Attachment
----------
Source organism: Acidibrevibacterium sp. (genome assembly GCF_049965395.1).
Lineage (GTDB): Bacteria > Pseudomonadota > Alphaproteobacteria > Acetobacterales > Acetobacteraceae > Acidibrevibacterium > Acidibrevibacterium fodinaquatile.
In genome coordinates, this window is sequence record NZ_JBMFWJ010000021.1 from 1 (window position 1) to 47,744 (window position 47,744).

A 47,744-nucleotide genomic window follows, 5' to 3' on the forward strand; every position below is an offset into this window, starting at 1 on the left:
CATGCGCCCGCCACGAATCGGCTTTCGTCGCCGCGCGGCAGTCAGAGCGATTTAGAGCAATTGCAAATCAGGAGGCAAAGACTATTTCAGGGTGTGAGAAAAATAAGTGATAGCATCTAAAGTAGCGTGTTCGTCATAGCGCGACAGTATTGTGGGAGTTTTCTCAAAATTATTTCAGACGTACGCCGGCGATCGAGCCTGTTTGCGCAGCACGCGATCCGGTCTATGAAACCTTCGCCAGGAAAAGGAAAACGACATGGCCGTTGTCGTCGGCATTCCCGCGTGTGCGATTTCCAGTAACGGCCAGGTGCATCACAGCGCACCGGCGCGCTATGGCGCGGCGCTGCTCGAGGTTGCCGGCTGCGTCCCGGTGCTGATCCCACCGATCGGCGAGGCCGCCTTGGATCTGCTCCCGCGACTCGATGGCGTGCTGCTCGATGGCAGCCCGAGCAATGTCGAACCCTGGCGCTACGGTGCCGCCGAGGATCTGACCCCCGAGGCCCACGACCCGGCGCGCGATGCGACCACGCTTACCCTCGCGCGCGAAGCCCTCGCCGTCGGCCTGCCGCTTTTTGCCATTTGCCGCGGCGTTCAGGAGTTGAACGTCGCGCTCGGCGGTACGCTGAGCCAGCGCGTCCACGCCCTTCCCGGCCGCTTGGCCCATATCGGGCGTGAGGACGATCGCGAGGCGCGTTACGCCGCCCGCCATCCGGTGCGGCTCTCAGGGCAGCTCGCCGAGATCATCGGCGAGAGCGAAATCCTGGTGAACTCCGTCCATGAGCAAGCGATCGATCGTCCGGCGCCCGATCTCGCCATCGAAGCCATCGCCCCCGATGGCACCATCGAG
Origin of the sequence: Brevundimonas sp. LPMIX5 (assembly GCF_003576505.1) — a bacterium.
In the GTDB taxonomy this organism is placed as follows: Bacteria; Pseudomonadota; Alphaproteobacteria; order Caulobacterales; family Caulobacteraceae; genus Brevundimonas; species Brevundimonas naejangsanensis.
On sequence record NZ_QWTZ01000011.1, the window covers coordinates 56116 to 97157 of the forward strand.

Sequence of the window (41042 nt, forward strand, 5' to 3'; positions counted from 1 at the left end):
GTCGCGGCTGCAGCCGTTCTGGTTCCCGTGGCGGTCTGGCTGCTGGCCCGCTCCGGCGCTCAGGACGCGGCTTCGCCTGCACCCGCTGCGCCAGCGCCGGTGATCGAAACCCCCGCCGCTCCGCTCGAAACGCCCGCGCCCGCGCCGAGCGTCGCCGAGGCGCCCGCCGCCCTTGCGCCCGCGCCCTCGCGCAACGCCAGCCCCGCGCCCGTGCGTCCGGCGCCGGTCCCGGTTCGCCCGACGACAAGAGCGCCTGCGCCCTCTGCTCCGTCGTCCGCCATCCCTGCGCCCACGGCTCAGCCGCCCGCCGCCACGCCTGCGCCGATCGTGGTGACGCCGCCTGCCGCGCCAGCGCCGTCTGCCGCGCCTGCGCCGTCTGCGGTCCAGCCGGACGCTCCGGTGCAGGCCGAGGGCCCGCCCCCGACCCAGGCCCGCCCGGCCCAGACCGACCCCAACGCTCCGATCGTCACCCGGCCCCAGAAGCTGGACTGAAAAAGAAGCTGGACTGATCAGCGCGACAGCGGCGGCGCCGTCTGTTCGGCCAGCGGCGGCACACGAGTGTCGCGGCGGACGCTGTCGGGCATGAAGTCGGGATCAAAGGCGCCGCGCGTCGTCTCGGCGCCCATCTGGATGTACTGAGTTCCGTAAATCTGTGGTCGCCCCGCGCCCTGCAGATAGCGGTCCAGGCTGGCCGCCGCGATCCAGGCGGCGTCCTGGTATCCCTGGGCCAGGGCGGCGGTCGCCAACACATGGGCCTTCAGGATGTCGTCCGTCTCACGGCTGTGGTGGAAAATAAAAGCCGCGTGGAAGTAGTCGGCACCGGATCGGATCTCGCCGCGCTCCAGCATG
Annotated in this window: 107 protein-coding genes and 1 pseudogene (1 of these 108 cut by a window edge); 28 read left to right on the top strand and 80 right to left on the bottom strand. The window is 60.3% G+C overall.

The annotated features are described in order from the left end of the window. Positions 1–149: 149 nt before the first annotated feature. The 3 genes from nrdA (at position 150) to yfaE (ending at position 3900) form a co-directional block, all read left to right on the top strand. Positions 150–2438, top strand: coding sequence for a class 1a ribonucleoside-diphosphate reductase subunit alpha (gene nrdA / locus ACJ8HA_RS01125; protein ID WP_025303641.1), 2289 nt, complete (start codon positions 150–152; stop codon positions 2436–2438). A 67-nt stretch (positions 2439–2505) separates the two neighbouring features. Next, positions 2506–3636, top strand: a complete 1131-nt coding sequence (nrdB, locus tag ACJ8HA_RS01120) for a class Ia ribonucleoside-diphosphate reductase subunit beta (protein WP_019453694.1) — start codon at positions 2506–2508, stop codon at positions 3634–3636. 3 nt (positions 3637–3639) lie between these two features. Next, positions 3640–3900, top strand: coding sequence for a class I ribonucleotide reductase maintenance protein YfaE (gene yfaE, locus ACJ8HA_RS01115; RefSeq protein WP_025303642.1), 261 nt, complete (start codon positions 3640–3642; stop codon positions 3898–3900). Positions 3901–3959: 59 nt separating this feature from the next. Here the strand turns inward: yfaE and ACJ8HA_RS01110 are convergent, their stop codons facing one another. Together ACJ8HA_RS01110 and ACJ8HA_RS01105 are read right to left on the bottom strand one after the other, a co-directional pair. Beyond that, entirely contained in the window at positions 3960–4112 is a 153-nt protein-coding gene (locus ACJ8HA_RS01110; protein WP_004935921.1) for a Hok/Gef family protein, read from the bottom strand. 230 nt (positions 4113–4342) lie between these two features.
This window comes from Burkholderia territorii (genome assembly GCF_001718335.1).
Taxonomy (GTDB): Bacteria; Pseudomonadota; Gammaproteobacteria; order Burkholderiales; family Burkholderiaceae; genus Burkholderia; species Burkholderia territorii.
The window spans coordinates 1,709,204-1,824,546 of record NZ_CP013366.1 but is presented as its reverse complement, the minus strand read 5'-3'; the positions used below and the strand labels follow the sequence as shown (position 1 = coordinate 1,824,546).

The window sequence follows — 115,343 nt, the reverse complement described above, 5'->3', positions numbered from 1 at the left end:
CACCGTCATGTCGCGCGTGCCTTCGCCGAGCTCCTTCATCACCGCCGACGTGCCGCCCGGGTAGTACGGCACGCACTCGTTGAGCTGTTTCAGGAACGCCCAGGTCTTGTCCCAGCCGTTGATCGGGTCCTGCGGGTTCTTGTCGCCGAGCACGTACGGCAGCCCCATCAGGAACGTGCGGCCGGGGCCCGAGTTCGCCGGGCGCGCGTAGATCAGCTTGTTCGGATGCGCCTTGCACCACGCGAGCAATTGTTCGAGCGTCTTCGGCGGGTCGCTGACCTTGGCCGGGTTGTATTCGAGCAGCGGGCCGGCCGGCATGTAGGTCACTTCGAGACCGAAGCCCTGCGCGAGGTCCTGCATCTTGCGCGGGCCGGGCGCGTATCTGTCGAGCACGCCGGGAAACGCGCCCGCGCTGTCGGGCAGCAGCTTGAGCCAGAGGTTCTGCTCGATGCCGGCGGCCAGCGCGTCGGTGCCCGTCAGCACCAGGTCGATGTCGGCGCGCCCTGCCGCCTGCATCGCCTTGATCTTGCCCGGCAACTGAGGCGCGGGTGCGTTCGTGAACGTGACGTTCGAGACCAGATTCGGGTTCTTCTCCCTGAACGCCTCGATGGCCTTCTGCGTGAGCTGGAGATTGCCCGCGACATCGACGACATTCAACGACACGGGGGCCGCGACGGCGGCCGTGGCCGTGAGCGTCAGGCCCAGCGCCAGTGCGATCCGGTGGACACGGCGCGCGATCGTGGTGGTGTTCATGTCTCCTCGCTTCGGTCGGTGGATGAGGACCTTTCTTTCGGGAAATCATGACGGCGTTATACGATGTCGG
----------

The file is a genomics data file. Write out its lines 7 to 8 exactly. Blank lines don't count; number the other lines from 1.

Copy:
In the GTDB taxonomy this organism is placed as follows: Bacteria; Pseudomonadota; Alphaproteobacteria; order Caulobacterales; family Caulobacteraceae; genus Brevundimonas; species Brevundimonas naejangsanensis.
On sequence record NZ_QWTZ01000011.1, the window covers coordinates 56116 to 97157 of the forward strand.